Treating Social Anxiety Disorder with CBT: Impact on Emotion Regulation and Satisfaction with Life

Hooria Jazaieri, Philip R Goldin, James J. Gross

Research output: Contribution to journalArticle

8 Scopus citations

Abstract

We examined whether cognitive-behavioral therapy (CBT) would influence the relationship between two distinct forms of emotion regulation (cognitive reappraisal and expressive suppression) and satisfaction with life in patients with social anxiety disorder (SAD). When compared to healthy adults (n = 42) at baseline (Study 1), patients with SAD (n = 128) reported lesser use of cognitive reappraisal, greater use of expressive suppression, and lower levels of satisfaction with life. In a randomized controlled trial of CBT (n = 40) versus a waitlist control group (n = 32) (Study 2), resulted indicated in the CBT group significant group by time interactions for the use of cognitive reappraisal and satisfaction with life, but not for the use of expressive suppression. Regression analyses in Study 2 provide insight into the predictive value of expressive suppression emotion regulation on post-CBT life satisfaction.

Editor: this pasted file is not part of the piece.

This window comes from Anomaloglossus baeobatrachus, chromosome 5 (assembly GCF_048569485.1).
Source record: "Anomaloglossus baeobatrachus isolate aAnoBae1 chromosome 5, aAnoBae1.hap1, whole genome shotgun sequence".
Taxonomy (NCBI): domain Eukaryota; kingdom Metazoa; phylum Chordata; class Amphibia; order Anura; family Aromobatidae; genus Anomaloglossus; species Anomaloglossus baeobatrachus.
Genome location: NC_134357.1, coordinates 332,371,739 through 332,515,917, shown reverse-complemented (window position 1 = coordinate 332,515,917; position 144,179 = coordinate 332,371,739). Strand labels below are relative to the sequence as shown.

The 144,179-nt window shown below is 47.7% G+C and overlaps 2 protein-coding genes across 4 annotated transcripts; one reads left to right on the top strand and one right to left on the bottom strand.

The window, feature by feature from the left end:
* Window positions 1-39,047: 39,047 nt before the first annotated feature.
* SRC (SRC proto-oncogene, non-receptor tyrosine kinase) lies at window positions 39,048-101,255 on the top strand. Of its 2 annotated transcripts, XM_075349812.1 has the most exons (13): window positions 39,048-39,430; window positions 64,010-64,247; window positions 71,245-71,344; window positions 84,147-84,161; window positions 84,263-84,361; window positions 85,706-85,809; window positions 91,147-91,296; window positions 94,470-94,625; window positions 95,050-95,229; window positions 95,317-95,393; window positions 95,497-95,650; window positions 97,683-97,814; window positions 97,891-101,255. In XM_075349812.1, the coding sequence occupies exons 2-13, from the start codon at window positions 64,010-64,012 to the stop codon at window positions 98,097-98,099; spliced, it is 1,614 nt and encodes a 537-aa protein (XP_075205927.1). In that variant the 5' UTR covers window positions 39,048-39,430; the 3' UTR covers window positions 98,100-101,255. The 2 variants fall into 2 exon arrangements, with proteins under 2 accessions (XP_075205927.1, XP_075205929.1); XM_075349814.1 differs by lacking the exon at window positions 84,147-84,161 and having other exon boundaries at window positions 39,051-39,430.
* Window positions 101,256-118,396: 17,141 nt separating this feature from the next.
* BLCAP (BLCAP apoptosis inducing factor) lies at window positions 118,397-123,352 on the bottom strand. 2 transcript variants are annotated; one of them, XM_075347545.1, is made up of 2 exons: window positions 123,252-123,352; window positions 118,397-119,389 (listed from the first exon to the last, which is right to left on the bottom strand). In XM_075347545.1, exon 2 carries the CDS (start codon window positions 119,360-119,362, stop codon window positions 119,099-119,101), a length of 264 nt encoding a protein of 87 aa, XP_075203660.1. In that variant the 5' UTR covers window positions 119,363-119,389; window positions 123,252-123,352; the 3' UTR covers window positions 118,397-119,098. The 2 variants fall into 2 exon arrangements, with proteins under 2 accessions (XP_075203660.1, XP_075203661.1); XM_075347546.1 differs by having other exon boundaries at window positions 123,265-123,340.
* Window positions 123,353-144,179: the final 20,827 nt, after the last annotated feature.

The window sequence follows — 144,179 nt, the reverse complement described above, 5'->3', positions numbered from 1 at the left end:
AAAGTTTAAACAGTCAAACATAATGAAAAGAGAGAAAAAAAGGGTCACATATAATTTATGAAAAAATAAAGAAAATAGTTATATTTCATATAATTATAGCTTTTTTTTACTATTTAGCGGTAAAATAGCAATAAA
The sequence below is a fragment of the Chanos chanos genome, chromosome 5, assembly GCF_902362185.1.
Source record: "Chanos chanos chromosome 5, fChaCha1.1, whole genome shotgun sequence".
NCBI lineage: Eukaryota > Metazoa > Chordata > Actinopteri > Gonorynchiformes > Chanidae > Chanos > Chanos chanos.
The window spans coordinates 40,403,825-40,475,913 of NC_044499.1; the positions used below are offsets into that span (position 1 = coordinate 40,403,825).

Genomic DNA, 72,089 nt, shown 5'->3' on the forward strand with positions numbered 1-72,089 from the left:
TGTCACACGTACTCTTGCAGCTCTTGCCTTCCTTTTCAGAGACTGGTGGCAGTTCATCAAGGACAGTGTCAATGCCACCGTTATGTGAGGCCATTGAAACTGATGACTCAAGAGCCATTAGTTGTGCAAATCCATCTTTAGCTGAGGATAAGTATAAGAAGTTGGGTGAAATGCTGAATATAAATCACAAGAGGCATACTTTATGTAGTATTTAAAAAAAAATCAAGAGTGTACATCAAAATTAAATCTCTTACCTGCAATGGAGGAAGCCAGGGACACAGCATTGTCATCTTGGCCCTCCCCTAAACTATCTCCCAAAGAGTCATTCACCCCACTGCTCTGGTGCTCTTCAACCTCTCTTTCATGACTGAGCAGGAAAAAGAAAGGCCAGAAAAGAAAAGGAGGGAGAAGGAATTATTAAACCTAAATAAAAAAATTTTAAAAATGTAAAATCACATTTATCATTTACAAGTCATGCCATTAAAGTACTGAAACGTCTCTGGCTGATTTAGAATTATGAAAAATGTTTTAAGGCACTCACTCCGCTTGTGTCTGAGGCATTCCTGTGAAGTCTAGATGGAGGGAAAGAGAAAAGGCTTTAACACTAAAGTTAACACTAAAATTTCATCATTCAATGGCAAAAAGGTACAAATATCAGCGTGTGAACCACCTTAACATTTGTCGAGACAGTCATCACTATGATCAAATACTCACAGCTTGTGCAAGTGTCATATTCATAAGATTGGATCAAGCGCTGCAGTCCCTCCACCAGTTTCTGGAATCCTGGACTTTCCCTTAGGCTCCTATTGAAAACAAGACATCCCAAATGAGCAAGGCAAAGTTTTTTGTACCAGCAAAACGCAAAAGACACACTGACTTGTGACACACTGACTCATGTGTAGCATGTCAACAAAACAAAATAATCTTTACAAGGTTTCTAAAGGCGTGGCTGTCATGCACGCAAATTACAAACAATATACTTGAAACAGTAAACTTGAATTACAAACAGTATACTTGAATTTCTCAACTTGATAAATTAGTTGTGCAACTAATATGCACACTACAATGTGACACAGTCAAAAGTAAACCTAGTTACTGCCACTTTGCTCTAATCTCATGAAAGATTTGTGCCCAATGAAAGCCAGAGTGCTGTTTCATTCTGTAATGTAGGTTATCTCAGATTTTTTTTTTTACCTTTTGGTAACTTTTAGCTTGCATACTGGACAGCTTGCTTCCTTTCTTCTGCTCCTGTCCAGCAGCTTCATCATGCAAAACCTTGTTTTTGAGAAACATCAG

Original languageEnglish (US)
Pages (from-to)406-416
Number of pages11
JournalCognitive Therapy and Research
Volume41
Issue number3
DOIs
StatePublished - Jun 1 2017

Keywords

  • CBT
  • Cognitive reappraisal
  • Emotion regulation
  • Expressive suppression
  • Satisfaction with life
  • Social anxiety disorder
  • Subjective well-being

ASJC Scopus subject areas

  • Experimental and Cognitive Psychology
  • Clinical Psychology

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